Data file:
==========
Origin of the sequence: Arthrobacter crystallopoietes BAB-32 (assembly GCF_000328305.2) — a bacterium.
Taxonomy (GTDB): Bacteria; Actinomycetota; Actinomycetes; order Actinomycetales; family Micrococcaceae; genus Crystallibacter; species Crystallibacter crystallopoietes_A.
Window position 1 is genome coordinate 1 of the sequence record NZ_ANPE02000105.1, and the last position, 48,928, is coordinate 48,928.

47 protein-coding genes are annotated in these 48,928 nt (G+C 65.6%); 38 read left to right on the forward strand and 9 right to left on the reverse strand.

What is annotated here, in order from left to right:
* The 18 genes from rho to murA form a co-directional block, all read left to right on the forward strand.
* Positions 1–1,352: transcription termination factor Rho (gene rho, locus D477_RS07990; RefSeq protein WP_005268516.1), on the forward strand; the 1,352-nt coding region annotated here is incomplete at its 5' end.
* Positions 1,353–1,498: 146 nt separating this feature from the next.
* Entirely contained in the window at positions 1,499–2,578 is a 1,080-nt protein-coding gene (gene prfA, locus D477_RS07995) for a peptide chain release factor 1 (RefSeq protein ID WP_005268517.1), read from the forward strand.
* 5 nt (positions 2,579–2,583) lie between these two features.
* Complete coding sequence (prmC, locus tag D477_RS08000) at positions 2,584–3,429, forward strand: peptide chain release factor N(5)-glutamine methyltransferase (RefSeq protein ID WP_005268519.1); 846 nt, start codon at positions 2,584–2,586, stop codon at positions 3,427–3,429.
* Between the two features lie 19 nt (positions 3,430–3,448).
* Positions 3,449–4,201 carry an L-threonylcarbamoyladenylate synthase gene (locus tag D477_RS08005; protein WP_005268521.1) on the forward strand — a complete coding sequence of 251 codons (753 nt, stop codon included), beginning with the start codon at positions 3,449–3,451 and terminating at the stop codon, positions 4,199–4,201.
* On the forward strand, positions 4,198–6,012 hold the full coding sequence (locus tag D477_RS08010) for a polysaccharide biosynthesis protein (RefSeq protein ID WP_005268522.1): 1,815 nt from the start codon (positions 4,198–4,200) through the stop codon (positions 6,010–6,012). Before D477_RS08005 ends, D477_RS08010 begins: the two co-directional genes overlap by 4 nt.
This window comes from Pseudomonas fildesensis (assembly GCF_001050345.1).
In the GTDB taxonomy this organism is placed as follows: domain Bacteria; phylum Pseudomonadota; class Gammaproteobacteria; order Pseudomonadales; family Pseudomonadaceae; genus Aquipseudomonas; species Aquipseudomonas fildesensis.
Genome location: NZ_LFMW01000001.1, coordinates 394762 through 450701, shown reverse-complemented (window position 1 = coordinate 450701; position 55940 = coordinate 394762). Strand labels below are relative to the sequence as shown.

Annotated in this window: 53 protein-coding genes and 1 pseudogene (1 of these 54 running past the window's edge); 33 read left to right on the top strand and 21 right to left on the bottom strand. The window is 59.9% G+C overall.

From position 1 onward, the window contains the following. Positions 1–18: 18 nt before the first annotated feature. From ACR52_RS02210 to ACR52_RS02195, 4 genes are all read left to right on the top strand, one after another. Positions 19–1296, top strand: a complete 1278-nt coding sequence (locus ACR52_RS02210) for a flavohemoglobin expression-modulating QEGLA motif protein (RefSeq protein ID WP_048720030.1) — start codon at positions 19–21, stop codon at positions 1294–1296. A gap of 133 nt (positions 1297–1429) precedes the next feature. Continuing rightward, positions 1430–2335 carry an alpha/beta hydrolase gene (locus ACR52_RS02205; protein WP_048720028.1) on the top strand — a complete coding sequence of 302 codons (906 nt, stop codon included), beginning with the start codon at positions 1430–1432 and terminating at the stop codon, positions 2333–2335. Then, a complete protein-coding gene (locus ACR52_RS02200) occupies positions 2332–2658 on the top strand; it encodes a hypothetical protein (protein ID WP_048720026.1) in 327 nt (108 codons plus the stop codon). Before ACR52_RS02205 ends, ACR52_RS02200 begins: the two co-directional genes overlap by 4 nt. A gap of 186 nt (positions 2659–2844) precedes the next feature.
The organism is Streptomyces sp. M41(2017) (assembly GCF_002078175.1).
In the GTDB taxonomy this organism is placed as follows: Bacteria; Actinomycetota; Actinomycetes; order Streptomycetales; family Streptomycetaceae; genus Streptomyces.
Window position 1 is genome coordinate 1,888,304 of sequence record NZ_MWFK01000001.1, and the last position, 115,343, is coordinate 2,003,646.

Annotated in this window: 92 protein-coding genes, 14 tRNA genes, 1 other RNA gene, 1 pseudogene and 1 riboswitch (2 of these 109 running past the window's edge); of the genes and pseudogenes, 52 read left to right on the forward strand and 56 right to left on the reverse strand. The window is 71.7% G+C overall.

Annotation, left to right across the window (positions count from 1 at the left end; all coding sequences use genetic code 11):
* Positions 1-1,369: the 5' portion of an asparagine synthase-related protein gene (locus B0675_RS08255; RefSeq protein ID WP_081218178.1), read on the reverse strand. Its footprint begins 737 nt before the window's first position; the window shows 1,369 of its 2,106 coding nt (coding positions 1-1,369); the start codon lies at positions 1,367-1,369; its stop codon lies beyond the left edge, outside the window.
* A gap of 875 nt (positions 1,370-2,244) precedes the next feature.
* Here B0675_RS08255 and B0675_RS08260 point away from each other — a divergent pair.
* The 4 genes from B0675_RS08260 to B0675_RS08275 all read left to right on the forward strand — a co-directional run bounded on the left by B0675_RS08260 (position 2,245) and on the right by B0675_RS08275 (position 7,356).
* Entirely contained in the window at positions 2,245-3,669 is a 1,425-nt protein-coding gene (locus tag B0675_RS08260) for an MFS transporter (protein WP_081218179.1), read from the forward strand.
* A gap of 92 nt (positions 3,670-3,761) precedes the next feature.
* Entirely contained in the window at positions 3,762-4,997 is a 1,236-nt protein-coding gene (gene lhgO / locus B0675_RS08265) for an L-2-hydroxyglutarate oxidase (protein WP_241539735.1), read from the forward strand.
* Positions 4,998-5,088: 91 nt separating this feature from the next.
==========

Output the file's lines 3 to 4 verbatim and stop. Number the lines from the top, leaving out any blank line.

Window position 1 is genome coordinate 1 of the sequence record NZ_ANPE02000105.1, and the last position, 48,928, is coordinate 48,928.

47 protein-coding genes are annotated in these 48,928 nt (G+C 65.6%); 38 read left to right on the forward strand and 9 right to left on the reverse strand.